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Negative equity, which remains "stubbornly high" as the economy slowly improves, is concentrated among lower valued properties in foreclosure and in properties valued between $100,000 and $200,000 reported CoreLogic in its monthly US Housing and Mortgage Trends Report.

Negative Equity is “Stubbornly High”

Negative equity, which remains “stubbornly high” as the economy slowly improves, is concentrated among lower valued properties in foreclosure and in properties valued between $100,000 and $200,000 reported CoreLogic in its monthly US Housing and Mortgage Trends Report.

As of Q4 2010, over 11 million or 23 percent of borrowers were in a negative equity position and the level has been stable over the past year. Aggregate negative equity was $750 billion as of Q4 2010, of which $355 billion is composed of 1st liens alone and $395 billion is composed of 1st liens that have one or more junior liens.

Demand remains weak but the weakness in the housing market is not limited to sales but also to supply. Supply includes visible supply of inventory on MLS systems and the current shadow supply which is typically not included in the MLS unsold inventory.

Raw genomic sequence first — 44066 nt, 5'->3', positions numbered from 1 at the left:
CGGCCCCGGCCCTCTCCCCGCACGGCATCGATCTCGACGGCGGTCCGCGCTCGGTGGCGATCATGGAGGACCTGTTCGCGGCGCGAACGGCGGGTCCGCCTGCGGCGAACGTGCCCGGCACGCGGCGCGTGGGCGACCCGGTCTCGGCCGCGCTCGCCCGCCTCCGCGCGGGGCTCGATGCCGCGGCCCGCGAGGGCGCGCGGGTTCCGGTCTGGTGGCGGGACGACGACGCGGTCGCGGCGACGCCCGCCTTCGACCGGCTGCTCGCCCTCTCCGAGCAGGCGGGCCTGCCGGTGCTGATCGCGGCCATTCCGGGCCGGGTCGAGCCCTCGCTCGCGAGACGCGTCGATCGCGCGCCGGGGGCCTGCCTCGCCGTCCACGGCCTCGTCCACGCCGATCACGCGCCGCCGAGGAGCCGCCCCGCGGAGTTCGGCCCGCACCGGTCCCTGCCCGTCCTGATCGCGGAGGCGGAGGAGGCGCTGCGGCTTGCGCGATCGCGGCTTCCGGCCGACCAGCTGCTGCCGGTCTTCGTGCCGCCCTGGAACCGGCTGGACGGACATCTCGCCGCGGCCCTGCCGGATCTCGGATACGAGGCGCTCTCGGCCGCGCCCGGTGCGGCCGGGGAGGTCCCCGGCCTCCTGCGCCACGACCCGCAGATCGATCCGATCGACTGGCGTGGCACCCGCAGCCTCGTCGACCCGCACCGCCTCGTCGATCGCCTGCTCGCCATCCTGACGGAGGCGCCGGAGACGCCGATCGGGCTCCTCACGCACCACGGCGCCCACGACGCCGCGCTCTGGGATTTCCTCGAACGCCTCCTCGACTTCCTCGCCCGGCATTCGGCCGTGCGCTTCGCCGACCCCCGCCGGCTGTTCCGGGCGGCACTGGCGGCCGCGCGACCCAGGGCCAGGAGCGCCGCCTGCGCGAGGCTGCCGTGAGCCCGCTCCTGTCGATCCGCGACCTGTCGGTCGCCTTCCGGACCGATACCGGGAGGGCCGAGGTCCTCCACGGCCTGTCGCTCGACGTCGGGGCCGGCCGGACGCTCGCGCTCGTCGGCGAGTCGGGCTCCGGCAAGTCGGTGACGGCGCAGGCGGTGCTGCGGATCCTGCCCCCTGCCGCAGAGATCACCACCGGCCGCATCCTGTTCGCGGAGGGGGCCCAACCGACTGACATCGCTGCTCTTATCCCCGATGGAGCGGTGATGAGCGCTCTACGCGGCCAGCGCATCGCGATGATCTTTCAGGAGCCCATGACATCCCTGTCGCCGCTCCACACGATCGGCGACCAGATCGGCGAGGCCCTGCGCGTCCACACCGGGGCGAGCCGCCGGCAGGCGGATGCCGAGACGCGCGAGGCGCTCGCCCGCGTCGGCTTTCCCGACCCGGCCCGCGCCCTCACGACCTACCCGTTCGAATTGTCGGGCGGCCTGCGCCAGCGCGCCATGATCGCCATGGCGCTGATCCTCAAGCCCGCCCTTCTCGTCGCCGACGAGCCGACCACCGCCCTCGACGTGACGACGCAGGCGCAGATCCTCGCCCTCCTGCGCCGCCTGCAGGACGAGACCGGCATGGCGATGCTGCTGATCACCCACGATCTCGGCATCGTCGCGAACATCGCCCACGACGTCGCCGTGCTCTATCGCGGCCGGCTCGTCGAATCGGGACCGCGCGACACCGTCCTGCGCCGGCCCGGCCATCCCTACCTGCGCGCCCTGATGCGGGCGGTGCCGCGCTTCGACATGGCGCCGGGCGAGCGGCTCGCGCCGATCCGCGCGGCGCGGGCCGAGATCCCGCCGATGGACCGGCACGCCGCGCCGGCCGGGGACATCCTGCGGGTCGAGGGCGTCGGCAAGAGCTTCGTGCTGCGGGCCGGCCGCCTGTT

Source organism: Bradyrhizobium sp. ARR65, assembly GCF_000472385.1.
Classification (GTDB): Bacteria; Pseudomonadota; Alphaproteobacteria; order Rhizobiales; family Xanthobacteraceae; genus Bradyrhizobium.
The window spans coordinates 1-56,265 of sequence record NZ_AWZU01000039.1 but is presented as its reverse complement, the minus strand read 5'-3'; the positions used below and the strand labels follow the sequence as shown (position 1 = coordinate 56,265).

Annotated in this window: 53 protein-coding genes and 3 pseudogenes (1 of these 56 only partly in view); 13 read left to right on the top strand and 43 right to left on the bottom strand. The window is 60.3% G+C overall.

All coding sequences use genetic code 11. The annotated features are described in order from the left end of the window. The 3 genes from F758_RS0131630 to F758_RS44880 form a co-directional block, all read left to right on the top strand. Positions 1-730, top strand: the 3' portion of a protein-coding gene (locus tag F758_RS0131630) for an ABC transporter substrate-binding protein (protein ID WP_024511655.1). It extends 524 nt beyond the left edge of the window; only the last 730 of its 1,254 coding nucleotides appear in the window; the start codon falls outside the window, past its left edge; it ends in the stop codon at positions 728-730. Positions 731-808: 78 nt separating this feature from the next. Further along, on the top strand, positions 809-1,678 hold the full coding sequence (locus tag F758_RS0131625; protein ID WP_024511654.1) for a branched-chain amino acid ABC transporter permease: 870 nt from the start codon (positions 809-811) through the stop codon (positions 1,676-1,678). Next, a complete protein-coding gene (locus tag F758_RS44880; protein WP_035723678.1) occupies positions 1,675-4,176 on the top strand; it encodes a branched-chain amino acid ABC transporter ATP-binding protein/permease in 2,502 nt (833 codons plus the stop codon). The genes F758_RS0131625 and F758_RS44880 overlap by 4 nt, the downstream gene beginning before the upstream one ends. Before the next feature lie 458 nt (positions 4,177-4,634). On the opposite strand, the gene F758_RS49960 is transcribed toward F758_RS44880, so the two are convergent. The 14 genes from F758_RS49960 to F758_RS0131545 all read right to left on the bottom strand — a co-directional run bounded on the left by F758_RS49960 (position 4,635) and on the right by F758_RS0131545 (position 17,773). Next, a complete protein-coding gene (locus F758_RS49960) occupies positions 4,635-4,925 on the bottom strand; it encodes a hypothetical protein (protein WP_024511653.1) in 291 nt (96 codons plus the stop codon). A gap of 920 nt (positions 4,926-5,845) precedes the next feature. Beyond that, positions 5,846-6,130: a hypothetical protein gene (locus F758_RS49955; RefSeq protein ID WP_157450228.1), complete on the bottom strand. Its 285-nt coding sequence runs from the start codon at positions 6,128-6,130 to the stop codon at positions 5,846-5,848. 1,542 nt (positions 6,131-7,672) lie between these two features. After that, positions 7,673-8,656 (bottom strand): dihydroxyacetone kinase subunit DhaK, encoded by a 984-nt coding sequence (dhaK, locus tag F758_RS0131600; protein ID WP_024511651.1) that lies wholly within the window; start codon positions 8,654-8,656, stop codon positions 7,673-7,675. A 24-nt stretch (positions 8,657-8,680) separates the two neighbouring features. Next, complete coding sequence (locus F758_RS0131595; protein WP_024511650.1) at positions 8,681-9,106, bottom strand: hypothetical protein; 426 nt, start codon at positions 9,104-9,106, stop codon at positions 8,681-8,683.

As of January 2011, CoreLogic estimated the shadow inventory fell to 1.8 million units, down from 2.0 million from a year ago. In addition, there are nearly 2 million non-delinquent or current negative equity loans that are more than 50 percent upside down that will likely become shadow supply in the near future.

The lack of home equity has prevented borrowers from re?nancing or selling and left many homeowners vulnerable to default in the event of adverse economic shocks such as unemployment, divorce, a major medical event or an increase in monthly mortgage payments, CoreLogic said. Signi?cant levels of negative home equity also have increased the probability of borrowers strategically defaulting.

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